Neolithic farming techniques varied depending on the area, but they often involved small fields of mixed crops. Early farmers developed plows to work the soil and irrigation systems to water the plants.
Farming developed spontaneously throughout the world during the Neolithic period. Early farmers in the Middle East often focused on cereal grains, which were easy to store and had good nutritional value. In North America, some people cultivated sunflowers, while in the Andes they began growing potatoes, and Central Americans grew squash.
In wetter areas, some early farmers learned to build raised beds around lakes and marshes. Neolithic farmers in China developed some of the first rice paddies. In forested areas, there is evidence of slash-and-burn farming techniques. Fig trees were also cultivated by early humans, as evidenced by archaeological discoveries of seedless figs in the Jordan Valley. Archaeologists believe that the development of agriculture was a gradual process, with short-term or seasonal cultivation developing into more permanent settlements based around farming.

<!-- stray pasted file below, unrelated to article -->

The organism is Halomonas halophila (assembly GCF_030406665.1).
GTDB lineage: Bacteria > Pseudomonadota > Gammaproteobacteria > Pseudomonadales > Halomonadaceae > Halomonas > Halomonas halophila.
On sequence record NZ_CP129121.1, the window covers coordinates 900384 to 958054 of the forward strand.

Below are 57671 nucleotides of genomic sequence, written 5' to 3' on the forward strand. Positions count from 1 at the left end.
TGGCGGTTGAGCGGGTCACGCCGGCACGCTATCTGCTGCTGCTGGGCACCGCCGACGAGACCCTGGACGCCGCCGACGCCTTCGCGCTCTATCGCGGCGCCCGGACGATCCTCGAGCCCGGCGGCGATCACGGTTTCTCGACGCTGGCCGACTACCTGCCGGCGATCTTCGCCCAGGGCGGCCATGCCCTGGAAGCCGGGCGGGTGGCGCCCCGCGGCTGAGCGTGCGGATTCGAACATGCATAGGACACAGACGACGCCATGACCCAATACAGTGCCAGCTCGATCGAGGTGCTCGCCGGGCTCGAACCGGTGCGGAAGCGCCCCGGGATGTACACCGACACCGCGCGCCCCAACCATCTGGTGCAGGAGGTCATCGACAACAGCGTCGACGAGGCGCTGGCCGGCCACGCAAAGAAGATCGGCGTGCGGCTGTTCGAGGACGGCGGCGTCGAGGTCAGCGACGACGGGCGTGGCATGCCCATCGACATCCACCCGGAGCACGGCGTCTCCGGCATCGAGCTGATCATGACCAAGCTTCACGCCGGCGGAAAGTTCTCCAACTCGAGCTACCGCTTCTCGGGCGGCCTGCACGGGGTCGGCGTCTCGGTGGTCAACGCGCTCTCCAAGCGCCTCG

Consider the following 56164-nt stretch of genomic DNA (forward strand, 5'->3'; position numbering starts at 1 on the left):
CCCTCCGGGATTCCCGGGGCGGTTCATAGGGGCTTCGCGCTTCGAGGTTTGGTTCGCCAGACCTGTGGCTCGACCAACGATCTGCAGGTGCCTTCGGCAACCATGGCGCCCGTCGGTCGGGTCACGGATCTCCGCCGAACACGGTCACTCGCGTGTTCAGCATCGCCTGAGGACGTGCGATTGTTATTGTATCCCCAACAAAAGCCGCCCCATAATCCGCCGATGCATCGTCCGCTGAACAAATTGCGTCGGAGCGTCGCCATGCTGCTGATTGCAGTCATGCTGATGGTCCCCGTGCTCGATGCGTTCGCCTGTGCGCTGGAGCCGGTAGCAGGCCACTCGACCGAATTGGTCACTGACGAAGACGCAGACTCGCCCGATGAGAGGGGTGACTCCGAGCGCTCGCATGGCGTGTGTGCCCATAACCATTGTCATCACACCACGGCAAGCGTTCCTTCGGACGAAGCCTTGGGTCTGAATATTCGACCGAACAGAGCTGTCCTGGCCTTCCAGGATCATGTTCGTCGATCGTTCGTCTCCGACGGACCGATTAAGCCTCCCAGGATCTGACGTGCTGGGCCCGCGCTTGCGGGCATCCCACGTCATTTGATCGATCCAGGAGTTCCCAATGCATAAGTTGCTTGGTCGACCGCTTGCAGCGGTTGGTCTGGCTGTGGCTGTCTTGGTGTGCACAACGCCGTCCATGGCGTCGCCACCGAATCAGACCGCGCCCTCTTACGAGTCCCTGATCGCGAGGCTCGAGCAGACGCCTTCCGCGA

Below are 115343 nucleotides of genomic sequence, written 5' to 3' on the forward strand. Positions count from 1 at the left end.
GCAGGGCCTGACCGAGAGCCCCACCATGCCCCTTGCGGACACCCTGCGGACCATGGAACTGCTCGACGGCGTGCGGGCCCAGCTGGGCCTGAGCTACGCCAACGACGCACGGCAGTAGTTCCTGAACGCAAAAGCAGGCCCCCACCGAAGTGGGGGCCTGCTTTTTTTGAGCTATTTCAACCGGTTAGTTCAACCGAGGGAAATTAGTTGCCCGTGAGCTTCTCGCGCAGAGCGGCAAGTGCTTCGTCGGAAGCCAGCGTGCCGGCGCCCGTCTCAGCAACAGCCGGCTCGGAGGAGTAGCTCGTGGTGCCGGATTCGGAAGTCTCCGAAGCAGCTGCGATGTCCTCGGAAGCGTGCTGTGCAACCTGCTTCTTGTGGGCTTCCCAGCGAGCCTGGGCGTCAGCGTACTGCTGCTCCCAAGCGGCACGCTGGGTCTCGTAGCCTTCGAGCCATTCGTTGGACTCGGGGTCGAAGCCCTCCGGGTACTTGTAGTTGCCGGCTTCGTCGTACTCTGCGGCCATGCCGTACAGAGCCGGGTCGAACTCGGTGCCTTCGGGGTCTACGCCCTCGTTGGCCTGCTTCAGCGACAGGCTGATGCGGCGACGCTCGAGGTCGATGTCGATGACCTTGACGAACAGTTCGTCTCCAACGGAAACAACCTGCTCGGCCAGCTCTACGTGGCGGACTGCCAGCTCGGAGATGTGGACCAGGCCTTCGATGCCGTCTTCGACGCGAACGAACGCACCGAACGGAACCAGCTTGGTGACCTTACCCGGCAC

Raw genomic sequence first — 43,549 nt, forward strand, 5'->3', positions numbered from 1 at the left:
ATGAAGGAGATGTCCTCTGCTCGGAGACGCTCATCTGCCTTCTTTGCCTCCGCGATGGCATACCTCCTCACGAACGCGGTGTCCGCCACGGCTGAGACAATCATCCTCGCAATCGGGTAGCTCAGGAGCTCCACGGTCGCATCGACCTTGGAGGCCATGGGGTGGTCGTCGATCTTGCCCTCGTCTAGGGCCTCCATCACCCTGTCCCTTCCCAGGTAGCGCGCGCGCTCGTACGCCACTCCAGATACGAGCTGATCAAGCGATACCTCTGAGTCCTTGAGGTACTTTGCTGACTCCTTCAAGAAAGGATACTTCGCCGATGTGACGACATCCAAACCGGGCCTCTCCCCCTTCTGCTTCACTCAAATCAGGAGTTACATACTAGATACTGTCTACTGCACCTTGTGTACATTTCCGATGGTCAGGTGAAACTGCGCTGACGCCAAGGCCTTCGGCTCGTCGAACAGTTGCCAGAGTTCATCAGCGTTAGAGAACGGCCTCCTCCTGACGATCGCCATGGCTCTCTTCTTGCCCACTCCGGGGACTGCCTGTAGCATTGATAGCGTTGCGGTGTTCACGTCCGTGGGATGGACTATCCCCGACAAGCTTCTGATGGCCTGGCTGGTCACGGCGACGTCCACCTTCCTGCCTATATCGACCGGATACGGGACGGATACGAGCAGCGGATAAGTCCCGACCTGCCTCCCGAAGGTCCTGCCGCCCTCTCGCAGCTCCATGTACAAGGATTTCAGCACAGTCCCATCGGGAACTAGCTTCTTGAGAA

Neolithic farmers also developed animal farming techniques. While hunter-gatherer societies followed herds of wild animals around, farmers began capturing them and breeding them. This led to the domestication of cattle, pigs, sheep and goats, and it allowed the people to eat meat while living in towns and cities. This in turn led to the development of agriculture on a larger scale and the practice of storing produce.